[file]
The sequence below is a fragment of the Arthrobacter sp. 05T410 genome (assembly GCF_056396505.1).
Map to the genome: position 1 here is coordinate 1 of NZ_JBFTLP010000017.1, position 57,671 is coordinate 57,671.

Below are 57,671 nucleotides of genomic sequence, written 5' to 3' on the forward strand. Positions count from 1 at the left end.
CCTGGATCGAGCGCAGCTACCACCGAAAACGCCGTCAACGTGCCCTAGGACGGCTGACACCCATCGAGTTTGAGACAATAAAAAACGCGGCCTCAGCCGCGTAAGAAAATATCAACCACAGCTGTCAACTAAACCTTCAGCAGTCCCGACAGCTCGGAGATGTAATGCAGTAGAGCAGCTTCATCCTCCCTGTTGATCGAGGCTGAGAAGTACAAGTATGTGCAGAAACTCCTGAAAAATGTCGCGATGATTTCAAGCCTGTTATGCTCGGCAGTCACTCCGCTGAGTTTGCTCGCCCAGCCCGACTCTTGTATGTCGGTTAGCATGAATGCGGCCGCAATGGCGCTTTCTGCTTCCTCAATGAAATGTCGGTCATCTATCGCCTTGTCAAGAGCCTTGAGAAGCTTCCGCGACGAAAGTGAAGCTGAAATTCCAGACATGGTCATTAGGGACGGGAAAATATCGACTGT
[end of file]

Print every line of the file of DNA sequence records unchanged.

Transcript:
The sequence below is a fragment of the Arthrobacter sp. 05T410 genome (assembly GCF_056396505.1).
Map to the genome: position 1 here is coordinate 1 of NZ_JBFTLP010000017.1, position 57,671 is coordinate 57,671.

Below are 57,671 nucleotides of genomic sequence, written 5' to 3' on the forward strand. Positions count from 1 at the left end.
CCTGGATCGAGCGCAGCTACCACCGAAAACGCCGTCAACGTGCCCTAGGACGGCTGACACCCATCGAGTTTGAGACAATAAAAAACGCGGCCTCAGCCGCGTAAGAAAATATCAACCACAGCTGTCAACTAAACCTTCAGCAGTCCCGACAGCTCGGAGATGTAATGCAGTAGAGCAGCTTCATCCTCCCTGTTGATCGAGGCTGAGAAGTACAAGTATGTGCAGAAACTCCTGAAAAATGTCGCGATGATTTCAAGCCTGTTATGCTCGGCAGTCACTCCGCTGAGTTTGCTCGCCCAGCCCGACTCTTGTATGTCGGTTAGCATGAATGCGGCCGCAATGGCGCTTTCTGCTTCCTCAATGAAATGTCGGTCATCTATCGCCTTGTCAAGAGCCTTGAGAAGCTTCCGCGACGAAAGTGAAGCTGAAATTCCAGACATGGTCATTAGGGACGGGAAAATATCGACTGT